Crude oil prices were down at opening Tuesday with delays to a potential trade deal between the world's two largest economies arising from China seeking tariffs on the U.S. through the World Trade Organization (WTO), a move that is set to hurt global oil demand.
International benchmark Brent crude was trading at $58.82 per barrel at 0540 GMT for a 0.4% loss after it closed Monday at $59.06 a barrel.
American benchmark West Texas Intermediate was at $53.36 a barrel at the same time for a 0.4% decline after ending the previous session at $53.57 per barrel.
China will ask the WTO for permission to implement $2.4 billion worth of tariffs in part compensation on court filings dating back to 2012, according to WTO filings released on Monday.
Claiming that Washington failed to comply with the WTO rulings when former U.S. President Barack Obama applied levies on Chinese imports, Beijing took the case to the WTO's Dispute Settlement Body.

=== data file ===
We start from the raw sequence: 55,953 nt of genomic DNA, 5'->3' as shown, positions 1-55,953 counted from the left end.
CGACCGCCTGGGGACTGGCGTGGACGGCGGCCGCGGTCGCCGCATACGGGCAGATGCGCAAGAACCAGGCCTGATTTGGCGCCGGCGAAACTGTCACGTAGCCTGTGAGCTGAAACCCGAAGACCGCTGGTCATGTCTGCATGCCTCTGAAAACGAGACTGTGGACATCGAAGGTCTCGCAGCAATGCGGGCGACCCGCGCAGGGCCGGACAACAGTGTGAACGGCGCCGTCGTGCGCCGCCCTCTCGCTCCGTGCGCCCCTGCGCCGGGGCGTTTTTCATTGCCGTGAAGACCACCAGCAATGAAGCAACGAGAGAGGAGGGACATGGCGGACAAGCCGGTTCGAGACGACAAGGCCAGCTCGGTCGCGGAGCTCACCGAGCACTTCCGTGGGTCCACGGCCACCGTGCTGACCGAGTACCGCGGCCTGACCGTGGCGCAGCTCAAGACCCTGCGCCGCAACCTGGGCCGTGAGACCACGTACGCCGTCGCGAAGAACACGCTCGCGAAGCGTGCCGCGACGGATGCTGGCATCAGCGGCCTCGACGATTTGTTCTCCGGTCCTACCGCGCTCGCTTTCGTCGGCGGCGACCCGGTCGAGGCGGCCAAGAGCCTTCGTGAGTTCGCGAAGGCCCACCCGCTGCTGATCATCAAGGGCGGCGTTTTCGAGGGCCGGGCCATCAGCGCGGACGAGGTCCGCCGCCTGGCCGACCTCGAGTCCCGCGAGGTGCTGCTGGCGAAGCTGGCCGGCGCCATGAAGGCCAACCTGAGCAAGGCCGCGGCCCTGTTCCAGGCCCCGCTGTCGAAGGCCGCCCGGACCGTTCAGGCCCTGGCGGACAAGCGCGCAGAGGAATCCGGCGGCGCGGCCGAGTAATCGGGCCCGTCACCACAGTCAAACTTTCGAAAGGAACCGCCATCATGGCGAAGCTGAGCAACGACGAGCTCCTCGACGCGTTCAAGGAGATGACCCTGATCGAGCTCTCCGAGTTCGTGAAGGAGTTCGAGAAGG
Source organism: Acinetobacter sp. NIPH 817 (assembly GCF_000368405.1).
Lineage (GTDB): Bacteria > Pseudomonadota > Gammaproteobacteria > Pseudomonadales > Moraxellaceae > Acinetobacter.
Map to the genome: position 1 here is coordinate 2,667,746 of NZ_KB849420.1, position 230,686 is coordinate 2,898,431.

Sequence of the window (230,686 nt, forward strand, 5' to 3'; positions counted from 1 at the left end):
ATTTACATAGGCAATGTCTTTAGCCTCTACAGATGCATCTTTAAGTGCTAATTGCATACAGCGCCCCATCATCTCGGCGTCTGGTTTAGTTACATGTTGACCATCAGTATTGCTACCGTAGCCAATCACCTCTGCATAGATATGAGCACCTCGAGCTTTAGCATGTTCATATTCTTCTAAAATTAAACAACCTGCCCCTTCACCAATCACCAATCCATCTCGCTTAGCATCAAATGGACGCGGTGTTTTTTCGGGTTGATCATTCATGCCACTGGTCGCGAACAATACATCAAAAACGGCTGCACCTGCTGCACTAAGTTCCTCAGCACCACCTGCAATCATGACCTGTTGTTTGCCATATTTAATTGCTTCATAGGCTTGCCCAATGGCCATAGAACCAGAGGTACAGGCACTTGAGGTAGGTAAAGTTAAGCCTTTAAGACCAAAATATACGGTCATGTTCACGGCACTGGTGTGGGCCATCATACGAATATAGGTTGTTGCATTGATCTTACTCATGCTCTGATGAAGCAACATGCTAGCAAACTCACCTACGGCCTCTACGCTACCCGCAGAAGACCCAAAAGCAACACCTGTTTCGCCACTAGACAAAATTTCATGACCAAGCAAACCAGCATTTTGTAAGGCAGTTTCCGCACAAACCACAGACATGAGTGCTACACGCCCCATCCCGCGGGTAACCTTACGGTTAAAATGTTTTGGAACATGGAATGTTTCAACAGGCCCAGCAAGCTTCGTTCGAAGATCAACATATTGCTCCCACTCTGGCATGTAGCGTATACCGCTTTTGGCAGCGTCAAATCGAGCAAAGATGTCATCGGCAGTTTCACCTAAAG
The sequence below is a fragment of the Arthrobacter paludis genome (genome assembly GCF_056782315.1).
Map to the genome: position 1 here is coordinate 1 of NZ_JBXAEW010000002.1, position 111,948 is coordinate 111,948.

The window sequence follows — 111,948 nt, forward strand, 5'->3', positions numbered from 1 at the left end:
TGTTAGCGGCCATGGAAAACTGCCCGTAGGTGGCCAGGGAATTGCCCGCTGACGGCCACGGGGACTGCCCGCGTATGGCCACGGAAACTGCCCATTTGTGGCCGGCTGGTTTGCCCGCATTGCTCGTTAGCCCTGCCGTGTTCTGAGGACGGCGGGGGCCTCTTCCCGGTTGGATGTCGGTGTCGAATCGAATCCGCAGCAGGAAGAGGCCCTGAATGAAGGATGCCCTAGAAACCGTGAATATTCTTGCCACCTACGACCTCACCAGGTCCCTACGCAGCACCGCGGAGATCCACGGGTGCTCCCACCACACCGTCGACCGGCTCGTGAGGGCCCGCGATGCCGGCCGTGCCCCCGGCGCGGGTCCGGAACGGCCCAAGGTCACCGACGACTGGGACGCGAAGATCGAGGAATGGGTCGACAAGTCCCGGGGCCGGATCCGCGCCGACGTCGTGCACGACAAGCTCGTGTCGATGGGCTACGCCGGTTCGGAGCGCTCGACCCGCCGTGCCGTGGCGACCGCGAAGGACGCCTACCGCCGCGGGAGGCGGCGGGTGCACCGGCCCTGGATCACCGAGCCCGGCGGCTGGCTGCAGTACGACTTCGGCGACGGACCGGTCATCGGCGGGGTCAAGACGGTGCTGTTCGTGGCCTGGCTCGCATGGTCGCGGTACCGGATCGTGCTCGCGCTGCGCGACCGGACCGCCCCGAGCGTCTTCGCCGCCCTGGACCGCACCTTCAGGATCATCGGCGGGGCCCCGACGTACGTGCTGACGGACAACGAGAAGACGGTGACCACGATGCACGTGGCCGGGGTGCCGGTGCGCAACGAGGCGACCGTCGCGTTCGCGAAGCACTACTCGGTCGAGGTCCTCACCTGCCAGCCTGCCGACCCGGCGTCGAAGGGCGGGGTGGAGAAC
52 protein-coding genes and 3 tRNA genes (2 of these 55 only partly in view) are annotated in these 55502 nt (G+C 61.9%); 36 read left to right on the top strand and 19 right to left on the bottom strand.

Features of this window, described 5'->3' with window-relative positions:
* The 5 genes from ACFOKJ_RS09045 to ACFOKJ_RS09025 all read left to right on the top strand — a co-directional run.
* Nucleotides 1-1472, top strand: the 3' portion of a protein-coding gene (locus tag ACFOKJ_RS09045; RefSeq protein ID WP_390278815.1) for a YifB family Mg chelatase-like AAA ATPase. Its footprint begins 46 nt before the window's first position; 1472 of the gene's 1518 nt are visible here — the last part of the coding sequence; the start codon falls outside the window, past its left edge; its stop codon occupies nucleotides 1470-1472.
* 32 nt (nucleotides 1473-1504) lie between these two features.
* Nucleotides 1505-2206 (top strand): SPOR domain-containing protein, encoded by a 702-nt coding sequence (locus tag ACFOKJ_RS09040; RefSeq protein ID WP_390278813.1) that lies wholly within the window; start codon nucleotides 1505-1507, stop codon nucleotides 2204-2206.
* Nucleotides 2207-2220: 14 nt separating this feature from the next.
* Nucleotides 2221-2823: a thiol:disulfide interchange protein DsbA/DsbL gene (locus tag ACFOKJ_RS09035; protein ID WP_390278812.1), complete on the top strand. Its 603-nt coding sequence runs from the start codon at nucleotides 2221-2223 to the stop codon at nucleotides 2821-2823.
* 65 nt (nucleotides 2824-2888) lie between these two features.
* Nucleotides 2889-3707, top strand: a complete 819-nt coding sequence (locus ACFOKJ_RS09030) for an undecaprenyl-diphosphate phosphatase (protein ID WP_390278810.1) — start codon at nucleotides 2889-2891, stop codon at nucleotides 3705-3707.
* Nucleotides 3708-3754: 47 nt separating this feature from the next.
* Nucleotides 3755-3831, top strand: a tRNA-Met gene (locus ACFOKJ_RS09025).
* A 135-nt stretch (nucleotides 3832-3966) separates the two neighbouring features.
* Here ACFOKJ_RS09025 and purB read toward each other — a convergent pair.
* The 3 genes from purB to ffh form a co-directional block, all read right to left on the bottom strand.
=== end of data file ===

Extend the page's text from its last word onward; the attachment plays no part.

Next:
However, the Obama administration had argued that the levies were required to protect American producers against low-cost Chinese goods since Beijing uses subsidies and claims it is still a "developing economy."
The trade war between the world's two largest economies hit a pause on Oct. 11 when the parties reached a phase one deal. Washington agreed not to increase the rate of tariffs on $250 billion worth of Chinese goods, while Beijing agreed to purchase $50 billion worth of American agricultural products.
"The deal with China's coming along very well. They want to make a deal," U.S. President Donald Trump told reporters on Monday.
U.S. Commerce Secretary Wilbur Ross, however, said a trade deal does not need to be signed in November when Trump meets his Chinese counterpart Xi Jinping at the Asia-Pacific Economic Cooperation (APEC) summit in Chile
"It has to be the right deal," Ross said.
By Ovunc Kutlu